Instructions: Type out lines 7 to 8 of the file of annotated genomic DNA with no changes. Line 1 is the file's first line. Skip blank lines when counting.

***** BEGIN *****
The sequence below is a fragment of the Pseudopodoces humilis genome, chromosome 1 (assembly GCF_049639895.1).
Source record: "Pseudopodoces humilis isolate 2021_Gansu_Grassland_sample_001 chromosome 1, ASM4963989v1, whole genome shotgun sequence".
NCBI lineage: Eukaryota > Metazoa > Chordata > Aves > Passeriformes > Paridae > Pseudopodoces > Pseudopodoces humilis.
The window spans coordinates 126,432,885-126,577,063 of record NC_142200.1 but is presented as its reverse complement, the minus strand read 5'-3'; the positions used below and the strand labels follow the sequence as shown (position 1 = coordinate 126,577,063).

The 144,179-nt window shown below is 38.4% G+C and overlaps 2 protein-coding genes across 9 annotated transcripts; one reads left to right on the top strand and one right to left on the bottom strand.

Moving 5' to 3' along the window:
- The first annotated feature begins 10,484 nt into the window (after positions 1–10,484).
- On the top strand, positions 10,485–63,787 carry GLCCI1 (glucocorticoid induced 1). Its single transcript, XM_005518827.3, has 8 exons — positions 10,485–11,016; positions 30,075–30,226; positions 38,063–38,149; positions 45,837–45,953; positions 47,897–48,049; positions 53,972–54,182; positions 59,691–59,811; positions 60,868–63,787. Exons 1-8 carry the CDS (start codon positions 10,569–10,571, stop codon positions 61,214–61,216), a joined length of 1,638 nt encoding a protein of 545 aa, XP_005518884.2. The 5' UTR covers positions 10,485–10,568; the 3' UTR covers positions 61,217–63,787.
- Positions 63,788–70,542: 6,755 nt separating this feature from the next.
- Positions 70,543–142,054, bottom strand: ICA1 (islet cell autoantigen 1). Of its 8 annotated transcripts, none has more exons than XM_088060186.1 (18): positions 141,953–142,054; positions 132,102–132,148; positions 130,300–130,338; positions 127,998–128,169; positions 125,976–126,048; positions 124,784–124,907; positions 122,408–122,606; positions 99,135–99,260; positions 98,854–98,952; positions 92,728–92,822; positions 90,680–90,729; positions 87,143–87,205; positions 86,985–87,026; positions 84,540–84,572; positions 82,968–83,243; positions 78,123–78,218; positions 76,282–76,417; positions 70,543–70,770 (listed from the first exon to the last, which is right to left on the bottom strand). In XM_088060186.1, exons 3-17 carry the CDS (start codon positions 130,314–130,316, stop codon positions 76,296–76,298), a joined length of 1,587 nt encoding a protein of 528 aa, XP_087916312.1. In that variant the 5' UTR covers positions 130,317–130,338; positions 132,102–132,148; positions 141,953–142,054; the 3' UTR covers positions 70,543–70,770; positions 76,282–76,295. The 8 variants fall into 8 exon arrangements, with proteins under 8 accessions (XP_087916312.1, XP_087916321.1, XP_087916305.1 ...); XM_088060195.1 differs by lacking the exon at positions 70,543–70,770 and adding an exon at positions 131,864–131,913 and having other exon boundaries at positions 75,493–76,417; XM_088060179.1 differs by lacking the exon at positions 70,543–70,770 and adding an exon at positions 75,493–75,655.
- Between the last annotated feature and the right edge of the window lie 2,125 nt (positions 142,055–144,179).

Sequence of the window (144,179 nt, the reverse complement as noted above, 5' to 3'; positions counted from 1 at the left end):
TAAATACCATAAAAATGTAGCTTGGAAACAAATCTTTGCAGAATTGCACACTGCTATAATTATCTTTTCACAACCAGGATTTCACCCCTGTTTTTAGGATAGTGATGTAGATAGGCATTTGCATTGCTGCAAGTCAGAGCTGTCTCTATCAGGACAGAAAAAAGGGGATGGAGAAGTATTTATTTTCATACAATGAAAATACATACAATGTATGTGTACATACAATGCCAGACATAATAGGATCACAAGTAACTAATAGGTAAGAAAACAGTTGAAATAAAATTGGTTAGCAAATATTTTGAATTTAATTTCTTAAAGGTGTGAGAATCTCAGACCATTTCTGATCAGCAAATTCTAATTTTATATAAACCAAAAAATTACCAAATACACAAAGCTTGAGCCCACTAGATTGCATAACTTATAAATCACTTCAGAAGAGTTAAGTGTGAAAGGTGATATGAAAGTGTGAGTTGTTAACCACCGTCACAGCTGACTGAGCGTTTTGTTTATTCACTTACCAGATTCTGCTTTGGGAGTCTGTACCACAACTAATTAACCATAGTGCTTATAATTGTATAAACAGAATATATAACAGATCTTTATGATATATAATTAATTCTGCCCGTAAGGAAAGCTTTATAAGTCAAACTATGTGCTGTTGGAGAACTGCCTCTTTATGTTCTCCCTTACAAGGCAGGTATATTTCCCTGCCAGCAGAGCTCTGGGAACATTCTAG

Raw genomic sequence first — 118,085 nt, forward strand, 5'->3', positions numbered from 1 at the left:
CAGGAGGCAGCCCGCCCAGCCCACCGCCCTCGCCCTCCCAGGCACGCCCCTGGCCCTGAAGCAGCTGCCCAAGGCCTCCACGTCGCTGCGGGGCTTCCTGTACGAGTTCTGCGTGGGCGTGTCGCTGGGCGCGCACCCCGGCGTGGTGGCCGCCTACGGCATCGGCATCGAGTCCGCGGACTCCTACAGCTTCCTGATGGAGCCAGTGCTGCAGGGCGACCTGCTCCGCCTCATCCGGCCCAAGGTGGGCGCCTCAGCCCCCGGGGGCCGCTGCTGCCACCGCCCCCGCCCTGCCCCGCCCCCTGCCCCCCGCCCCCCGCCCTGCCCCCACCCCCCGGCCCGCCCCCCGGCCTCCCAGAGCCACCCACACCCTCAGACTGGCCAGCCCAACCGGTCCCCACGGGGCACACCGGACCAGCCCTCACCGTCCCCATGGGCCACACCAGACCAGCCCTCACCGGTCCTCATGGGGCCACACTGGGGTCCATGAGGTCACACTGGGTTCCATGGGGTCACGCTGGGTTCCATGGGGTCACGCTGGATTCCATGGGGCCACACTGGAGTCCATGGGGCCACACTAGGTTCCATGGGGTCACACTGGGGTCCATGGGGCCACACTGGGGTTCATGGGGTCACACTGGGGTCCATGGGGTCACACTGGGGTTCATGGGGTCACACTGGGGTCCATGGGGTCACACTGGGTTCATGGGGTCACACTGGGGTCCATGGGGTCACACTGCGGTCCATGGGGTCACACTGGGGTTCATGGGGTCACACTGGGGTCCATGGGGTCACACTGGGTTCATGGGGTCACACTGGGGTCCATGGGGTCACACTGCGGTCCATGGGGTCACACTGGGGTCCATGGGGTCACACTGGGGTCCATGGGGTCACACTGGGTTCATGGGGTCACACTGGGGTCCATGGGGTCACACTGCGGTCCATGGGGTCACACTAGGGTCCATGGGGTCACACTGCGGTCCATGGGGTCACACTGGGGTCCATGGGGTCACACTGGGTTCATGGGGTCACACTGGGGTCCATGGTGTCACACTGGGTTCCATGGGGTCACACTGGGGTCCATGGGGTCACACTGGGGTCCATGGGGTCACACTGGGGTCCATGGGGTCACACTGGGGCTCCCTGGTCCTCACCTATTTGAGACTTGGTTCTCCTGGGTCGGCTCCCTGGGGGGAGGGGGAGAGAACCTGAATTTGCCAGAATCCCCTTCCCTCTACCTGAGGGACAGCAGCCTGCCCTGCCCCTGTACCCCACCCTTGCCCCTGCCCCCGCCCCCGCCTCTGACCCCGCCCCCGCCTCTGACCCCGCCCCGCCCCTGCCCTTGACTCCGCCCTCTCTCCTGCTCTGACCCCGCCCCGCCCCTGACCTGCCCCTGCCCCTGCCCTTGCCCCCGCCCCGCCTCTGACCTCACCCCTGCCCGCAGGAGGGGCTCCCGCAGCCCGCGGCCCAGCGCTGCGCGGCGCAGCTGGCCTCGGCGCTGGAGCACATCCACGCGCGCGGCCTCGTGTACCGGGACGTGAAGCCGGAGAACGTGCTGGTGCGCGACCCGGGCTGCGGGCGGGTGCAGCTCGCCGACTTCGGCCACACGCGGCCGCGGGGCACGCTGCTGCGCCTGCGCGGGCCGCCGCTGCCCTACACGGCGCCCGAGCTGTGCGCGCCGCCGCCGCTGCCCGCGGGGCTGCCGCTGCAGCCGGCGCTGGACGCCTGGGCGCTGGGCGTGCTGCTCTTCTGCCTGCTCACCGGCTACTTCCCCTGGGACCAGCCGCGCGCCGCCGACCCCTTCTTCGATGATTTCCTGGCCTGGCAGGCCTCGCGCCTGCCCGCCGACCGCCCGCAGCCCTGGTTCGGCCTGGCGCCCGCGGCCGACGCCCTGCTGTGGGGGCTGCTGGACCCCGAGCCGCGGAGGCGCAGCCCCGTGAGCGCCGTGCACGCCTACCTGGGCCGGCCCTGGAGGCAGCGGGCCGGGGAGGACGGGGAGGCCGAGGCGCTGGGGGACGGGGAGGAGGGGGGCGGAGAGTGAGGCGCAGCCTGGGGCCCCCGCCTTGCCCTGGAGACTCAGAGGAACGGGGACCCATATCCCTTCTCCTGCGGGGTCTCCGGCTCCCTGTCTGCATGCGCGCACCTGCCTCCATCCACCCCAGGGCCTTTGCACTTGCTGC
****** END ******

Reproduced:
- The first annotated feature begins 10,484 nt into the window (after positions 1–10,484).
- On the top strand, positions 10,485–63,787 carry GLCCI1 (glucocorticoid induced 1). Its single transcript, XM_005518827.3, has 8 exons — positions 10,485–11,016; positions 30,075–30,226; positions 38,063–38,149; positions 45,837–45,953; positions 47,897–48,049; positions 53,972–54,182; positions 59,691–59,811; positions 60,868–63,787. Exons 1-8 carry the CDS (start codon positions 10,569–10,571, stop codon positions 61,214–61,216), a joined length of 1,638 nt encoding a protein of 545 aa, XP_005518884.2. The 5' UTR covers positions 10,485–10,568; the 3' UTR covers positions 61,217–63,787.